Abuse is rife across all levels of South African society. Therapist Sue Hickey and Philippa Sklaar, a survivor of abusive relationships, recently published a book – When Loving Him Hurts – in which the stories of middle- and upper-class South African women who are emotionally abused by their partners are told. This is an edited extract.
My name is Sue Hickey and I have been a therapist in private practice for over 25 years. I started my practice in my late 20s and many of my clients were women who were desperately unhappy in their marriages and had husbands who were unwilling to attend marriage counselling.
Some husbands claimed to be too busy and others simply denied their contribution to their wife’s unhappiness in any way.
Some of those women claimed they were suffering from depression or anxiety. All suffered from a lack of self-confidence and many believed that they were the reason for the unhappiness in their marriage.
[This book contains] the combined insights of a therapist, a survivor and the women who offered up their stories to be retold to those who needed to hear them.
Sticks and stones can break my bones, but words can never harm me. We all probably remember this childhood rhyme, but clearly it is a long, long way from being the truth.
Emotional abuse is more difficult to diagnose and, almost without exception, the women who have consulted with me have not “diagnosed” their relationships as abusive.
They have usually blamed themselves for the problem. Often they believe they suffer from depression, anxiety and self-esteem issues, but seldom see those as a consequence of an abusive relationship.
The pattern of abuse is so uniform that it is shocking and we will give you a checklist, which we call the bully barometer, to mark.
At its very core, an emotionally abusive relationship is about controlling the other partner consistently and relentlessly.
The best way to do so is to damage their self-esteem and destroy their support network.
My husband is a wealthy man. I am not wealthy. Every day he tells me or shows me that he is rich and I am a pauper.
People come to my house and they think I am lucky but it’s a huge lie. I feel like I live in a lunatic asylum. I love the garden – it’s the only place I feel at peace and I work really hard at making it beautiful.
One day he came home early and found me working in the garden in my gardening clothes and went mad. He says that should someone turn up I will be seen looking like that and so I am to garden in decent clothes or not at all. No one turns up at our house because he is so rude to everyone.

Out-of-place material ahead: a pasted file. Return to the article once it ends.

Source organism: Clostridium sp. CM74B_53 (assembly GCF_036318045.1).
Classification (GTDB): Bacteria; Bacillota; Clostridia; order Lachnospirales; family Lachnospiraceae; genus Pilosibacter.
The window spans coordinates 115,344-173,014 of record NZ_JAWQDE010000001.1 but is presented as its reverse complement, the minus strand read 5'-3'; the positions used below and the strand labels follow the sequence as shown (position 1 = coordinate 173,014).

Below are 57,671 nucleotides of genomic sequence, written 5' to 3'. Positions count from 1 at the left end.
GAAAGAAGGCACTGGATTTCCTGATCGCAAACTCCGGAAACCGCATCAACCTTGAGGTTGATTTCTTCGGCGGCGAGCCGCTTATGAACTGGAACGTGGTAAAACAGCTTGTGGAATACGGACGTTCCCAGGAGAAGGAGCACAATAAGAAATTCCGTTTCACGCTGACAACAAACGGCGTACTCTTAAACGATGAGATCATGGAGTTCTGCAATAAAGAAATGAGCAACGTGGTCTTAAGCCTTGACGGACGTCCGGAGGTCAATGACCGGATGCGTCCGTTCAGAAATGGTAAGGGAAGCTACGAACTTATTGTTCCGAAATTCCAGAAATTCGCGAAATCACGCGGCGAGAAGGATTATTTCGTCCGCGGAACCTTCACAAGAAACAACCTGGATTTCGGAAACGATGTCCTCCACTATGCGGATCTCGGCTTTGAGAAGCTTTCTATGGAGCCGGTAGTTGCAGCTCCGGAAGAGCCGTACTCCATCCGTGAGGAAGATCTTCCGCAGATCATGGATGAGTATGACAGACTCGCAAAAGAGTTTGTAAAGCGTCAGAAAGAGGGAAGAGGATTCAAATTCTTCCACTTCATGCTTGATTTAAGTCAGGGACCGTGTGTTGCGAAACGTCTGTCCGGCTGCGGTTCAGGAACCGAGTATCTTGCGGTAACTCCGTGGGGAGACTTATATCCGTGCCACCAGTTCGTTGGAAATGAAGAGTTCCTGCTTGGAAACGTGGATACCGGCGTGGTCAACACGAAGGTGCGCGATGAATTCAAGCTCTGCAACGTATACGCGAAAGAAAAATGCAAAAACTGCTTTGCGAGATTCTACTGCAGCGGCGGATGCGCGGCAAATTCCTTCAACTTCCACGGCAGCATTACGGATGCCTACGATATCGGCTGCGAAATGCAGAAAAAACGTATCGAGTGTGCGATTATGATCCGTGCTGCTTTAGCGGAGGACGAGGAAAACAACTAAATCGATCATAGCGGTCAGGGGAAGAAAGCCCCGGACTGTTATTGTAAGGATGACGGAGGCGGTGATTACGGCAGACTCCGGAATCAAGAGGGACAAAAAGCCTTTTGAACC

Anyway, the point is that when he feels like it he tells me I am not allowed to put on the irrigation because he isn’t paying the water bills anymore.
It is as though he waits for me to get excited about the garden and then declares that I can’t water it. I sit on a bench under the tree and watch the garden die and feel like dying myself.
My sister gets angry with me and tells me to just put it on and he won’t even notice but he does. He checks. Although he has a really important job I think he waits all day just to come home and feel if the soil is dry enough. I’m scared to just put it on. What is wrong with me?
Sue asked me to read a book after I had been in counselling with her for a while.
I had it in my handbag, covered in brown paper so that no one would know what I was reading. I read my marriage.
Everything I was struggling with was in that book. It was so painful to me that I opened the car window and threw it into the Emmarentia Dam while I was driving over the bridge.
I stopped going to counselling for months after that because I was too embarrassed to tell her that I had hurled her book out of the car window.
More importantly, I was a strong, professional woman and the thought that I was in an abusive marriage was more painful than I was up for. I hated those words. I hated that thought.
Denial is like cheap booze – it serves its purpose for the night, but in the morning what was true before the drink is still true but harder to face.
The bully barometer
This is a useful checklist to evaluate whether or not your relationship qualifies as abusive.
If you say yes to 12 or more of the items in this list, your relationship qualifies as abusive.
Read this list again and again. It is a very painful realisation to find yourself in an abusive relationship and one that you would prefer to deny than acknowledge.
If you continue to deny it you will never find ways to deal with it.
It is an accurate diagnosis and the result will be a helpful treatment.
When Loving Him Hurts was published earlier this year by MF Books Joburg, a subsidiary of Jacana Media
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